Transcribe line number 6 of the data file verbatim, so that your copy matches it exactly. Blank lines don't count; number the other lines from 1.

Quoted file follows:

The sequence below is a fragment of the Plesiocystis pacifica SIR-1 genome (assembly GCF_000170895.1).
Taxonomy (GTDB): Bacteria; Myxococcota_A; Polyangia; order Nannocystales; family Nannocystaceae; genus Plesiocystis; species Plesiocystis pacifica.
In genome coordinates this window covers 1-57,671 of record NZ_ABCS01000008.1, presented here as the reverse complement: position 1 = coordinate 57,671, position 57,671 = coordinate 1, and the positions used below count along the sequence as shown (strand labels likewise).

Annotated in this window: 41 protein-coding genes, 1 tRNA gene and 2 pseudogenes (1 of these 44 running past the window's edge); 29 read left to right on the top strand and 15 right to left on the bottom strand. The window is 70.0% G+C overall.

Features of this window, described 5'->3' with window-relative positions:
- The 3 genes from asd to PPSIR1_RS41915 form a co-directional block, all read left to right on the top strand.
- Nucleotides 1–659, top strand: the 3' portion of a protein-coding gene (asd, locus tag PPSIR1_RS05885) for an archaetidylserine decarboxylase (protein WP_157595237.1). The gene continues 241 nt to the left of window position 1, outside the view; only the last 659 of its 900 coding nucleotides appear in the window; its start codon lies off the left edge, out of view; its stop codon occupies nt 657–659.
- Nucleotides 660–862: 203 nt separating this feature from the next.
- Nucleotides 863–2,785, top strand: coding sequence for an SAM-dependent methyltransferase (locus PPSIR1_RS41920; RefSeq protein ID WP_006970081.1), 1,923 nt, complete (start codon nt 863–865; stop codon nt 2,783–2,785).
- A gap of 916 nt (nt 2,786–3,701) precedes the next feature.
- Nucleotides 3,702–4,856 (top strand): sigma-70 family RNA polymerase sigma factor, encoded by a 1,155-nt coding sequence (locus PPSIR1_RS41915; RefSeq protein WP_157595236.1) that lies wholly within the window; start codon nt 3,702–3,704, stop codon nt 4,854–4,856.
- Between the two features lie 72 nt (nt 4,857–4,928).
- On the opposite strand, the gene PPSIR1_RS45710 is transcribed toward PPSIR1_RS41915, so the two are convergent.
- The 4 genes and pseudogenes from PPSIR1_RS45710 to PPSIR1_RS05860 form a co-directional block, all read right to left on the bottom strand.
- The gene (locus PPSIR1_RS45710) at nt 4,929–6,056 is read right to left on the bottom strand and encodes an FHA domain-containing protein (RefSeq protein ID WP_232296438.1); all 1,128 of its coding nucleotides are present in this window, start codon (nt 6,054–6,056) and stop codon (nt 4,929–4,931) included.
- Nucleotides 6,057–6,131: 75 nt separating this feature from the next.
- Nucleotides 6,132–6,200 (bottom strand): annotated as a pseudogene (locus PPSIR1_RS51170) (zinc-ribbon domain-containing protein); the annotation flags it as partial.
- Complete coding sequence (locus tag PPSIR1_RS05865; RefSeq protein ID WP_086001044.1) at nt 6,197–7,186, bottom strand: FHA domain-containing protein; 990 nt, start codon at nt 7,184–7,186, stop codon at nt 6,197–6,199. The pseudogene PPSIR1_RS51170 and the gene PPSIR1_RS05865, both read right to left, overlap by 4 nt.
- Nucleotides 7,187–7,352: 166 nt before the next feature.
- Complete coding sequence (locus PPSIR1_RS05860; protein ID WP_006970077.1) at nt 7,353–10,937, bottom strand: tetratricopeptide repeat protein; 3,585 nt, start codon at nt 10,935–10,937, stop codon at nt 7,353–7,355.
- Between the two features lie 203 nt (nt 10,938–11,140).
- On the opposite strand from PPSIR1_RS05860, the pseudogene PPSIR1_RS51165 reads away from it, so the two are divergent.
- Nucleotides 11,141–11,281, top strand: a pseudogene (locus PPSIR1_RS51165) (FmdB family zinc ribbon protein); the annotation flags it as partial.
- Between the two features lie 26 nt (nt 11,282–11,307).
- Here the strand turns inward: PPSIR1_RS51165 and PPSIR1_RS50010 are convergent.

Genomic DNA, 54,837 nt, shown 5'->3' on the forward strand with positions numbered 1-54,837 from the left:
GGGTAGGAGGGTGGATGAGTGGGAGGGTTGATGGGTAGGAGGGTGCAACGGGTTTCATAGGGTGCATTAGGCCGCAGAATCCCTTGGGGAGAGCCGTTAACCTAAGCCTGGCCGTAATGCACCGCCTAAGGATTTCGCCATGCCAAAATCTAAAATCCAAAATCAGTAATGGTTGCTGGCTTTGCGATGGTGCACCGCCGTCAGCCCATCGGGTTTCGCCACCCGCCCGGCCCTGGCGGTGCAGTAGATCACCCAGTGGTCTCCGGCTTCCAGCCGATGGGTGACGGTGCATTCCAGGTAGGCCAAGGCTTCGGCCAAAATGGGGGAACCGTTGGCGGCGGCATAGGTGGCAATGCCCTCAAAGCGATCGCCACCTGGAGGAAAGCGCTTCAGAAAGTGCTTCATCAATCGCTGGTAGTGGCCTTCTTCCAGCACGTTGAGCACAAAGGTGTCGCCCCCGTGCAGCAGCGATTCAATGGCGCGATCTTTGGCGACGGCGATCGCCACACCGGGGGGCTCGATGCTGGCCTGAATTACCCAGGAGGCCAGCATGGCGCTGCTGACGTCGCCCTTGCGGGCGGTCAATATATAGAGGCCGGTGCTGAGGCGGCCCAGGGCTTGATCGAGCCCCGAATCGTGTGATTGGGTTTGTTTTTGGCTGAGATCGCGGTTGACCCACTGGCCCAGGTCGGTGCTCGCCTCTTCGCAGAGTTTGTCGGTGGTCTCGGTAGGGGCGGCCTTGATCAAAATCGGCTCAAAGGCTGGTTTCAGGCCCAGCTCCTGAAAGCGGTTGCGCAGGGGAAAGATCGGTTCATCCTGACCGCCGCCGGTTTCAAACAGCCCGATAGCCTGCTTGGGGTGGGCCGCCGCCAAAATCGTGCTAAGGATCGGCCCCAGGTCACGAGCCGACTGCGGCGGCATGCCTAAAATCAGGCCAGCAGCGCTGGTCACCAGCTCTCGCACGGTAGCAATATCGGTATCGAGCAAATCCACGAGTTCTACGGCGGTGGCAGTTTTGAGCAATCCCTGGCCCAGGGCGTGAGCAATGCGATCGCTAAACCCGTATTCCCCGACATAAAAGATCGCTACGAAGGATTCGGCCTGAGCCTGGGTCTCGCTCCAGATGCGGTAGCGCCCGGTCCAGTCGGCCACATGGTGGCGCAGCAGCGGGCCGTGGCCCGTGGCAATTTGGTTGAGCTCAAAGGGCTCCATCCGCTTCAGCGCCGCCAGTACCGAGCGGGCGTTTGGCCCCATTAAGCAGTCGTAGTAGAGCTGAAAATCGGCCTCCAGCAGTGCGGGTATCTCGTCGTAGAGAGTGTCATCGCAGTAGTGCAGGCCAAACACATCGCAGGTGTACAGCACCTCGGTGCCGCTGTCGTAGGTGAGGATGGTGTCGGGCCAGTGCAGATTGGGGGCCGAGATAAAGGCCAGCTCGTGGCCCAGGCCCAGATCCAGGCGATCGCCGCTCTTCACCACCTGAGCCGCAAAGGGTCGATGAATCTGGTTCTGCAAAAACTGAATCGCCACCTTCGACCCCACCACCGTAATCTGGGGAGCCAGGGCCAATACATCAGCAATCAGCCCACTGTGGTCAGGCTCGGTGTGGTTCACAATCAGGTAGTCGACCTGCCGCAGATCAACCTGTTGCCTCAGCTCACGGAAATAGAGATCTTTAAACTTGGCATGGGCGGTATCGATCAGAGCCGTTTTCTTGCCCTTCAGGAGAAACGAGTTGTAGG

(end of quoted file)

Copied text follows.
- The 3 genes from asd to PPSIR1_RS41915 form a co-directional block, all read left to right on the top strand.